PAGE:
In walking up, a reporter pushed the buzzer on the intercom system, which is mounted on the wall to the left of the door, just below a camera.
Next to the camera and intercom there’s a sign written in both English and Spanish. It reads: “Welcome to Elmer Wolfe Elementary School. Visitors: Please press the button on the intercom for assistance. If there is no response, please call the main office at 410-751-3307. All visitors proceeding beyond the front office will be required to provide photo identification.”
After pressing the buzzer, the reporter was let in, without any questioning. It’s about 10 steps from the front door and buzzer to the front office. The reporter spoke with a secretary and identified herself, before asking to speak with either the principal or assistant principal.
The secretary made a phone call, and the reporter and photographer sat in the front office until Assistant Principal Katie Finneran came out.
Upon explaining the reason for the visit, and asking to talk about school security procedures, Finneran asked if the Carroll County Times had spoken to Carroll County Public School Supervisor of School Security and Emergency Management Duane Williams. When told no, Finneran left to make a phone call, leaving the reporter and photographer alone.
When she returned a few minutes later, she directed the reporter to speak with CCPS spokeswoman Carey Gaddis. Both the reporter and photographer left.
— Emily Chappell, Baltimore Sun Media Group
District response: In the wake of the Florida shooting, there have not been any systemwide changes in Carroll County other than reinforcing the policies.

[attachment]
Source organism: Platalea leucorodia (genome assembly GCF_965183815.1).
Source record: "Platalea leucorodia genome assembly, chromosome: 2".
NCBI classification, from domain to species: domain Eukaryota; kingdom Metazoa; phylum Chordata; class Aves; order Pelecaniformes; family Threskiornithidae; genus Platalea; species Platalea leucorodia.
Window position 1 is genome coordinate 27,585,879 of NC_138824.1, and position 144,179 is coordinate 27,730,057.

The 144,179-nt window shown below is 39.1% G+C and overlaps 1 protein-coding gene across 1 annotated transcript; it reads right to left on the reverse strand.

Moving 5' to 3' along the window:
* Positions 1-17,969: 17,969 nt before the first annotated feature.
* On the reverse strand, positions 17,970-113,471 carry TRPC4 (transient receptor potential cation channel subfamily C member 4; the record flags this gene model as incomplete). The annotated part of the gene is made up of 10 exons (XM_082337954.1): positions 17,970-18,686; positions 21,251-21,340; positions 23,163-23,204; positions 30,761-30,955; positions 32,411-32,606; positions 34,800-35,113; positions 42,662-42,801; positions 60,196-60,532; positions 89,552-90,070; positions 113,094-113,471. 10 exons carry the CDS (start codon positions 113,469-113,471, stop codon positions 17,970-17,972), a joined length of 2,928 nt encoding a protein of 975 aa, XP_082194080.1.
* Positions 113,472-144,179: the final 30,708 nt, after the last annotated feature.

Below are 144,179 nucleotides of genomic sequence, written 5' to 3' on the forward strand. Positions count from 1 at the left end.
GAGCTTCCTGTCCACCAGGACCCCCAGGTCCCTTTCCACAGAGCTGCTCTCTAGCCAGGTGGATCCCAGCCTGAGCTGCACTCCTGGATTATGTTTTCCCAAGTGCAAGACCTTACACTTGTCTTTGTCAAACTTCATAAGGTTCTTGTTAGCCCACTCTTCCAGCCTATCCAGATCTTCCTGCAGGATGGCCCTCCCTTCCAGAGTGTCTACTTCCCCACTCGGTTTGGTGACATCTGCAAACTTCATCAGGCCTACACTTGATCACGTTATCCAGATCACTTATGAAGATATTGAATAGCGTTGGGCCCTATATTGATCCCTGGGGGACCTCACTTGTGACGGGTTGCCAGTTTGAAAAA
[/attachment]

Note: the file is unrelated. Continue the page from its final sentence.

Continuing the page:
Duane Williams, Carroll County Public Schools’ Supervisor of School Security and Emergency Management, said that if there are discrepancies in how schools handle security protocol, he follows up with the individual school staff.
“There’s always a human element,” he said.
He did not indicate there would be any specific changes as a result of Monday’s checks.
In Harford County a reporter set out to visit Havre de Grace High School Monday morning. But the school and police reported that they were investigating a social media-based threat to the school. Upon learning of the threat, the reporter instead visited Aberdeen High School.
An Aberdeen Police car parked outside the main entrance to the 14-year-old building announces to the presence of a resource police officer.
A sign warns visitors that video surveillance is in use, and yellow and blue signage — the school colors — direct visitors that they must report to the main office. Visitors must ring a doorbell — part of an intercom system — for entry.
On first attempt, the doorbell didn’t work. Moments later, a clicking sound indicated the door was being unlocked. The reporter opened the door and walked in, to find a second set of doors, complete with another bell and intercom, about eight feet inside the main entryway.
The reporter tried the doors, found one to be open and walked into the school.
Once inside, the entrance to the main office is about 10 feet away, on the left. On the right is the school’s gymnasium. A hallway straight ahead leads to the cafeteria.
The reporter walked into the office, and identified himself to a secretary who immediately greeted him. The reporter asked to speak with the principal, and was told he was unavailable.